WhatsApp is warning of a cybersecurity breach that targeted some of its users.
A spokesperson for the Facebook-owned messaging service said it discovered a vulnerability earlier this month that allowed hackers to install malicious spyware on phones by calling users. WhatsApp says the hackers were able to install the spyware even if you didn't answer the call. WhatsApp says it "promptly fixed" the issue. Over 1 billion users in over 180 countries use the messaging app.
WhatsApp says a "select number" of people were targeted in the security breach. Amnesty International says one of its researchers was among the targets. CNN reports a London-based human rights lawyer was another target, though the breach was reportedly unsuccessful.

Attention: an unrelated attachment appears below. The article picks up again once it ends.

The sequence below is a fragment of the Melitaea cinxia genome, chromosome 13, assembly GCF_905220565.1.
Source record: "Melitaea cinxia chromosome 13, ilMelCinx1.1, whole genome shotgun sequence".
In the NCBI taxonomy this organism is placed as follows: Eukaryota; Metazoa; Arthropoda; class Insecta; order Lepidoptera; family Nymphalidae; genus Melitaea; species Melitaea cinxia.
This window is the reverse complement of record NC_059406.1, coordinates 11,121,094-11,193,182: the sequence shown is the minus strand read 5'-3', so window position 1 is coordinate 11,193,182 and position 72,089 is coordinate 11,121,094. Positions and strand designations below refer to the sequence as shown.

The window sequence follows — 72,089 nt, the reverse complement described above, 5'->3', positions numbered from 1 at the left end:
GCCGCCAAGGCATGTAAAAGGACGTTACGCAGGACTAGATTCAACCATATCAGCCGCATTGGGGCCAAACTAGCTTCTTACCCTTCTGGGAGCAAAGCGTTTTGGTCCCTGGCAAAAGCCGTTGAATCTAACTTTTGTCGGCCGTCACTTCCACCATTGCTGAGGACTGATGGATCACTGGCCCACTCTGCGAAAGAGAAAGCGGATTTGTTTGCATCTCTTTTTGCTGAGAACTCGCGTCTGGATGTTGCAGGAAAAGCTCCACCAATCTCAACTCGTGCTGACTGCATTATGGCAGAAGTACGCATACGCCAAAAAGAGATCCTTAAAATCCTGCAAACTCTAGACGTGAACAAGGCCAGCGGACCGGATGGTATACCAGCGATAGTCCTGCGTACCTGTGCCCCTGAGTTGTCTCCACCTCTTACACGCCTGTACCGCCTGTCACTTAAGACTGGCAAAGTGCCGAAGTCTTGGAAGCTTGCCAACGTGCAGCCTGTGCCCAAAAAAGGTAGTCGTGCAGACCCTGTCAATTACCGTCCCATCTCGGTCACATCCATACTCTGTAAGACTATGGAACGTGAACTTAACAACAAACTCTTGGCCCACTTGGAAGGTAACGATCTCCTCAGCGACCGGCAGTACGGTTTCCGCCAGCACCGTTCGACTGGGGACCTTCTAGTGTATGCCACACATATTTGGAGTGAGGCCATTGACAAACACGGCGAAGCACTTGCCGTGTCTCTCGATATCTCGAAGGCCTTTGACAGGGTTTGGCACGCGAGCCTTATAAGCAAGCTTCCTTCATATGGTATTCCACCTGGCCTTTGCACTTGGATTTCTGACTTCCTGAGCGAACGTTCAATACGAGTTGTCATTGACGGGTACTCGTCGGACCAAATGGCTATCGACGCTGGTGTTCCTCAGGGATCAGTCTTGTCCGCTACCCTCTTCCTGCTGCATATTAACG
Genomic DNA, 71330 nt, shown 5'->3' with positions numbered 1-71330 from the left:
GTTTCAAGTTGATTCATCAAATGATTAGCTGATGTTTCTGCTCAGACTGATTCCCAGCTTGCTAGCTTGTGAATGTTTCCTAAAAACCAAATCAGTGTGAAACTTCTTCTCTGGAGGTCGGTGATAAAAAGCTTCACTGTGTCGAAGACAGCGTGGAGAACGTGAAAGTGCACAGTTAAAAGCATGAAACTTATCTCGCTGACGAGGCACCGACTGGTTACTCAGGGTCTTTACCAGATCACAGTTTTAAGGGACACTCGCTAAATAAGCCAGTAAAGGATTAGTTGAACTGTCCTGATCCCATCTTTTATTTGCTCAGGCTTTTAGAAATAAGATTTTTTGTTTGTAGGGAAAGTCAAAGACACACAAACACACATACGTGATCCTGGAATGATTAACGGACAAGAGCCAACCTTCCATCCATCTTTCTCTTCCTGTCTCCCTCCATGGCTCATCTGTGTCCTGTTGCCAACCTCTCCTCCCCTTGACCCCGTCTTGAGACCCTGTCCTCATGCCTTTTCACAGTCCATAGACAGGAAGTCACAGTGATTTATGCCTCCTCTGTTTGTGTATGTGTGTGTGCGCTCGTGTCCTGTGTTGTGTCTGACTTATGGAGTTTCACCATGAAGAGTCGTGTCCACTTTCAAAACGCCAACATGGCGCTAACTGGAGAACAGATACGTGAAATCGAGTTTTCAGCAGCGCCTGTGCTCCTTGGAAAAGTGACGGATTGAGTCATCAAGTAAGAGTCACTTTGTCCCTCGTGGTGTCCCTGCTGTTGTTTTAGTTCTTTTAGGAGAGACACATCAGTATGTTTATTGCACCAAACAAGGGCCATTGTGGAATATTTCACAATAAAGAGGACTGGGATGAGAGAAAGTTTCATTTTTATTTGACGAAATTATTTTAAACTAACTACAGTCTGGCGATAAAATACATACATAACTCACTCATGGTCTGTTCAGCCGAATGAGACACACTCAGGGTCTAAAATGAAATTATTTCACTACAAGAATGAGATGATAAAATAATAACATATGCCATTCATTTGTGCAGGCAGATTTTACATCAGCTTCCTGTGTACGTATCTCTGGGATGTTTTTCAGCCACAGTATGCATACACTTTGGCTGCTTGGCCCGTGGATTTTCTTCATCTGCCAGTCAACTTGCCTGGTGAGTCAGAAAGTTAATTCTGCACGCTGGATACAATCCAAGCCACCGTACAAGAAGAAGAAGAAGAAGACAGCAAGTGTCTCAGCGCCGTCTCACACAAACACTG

WhatsApp said in a statement, "The attack has all the hallmarks of a private company reportedly that works with governments to deliver spyware."
It's unclear who exactly is behind the breach, but the Financial Times reports Israeli cyber intelligence company NSO Group is suspected. NSO said in a statement to CNN that its work is "for the sole purpose of fighting crime and terror." The company says it licenses its technology to government agencies and is not involved in HOW the agencies utilize it.
Additional reporting from Newsy affiliate CNN.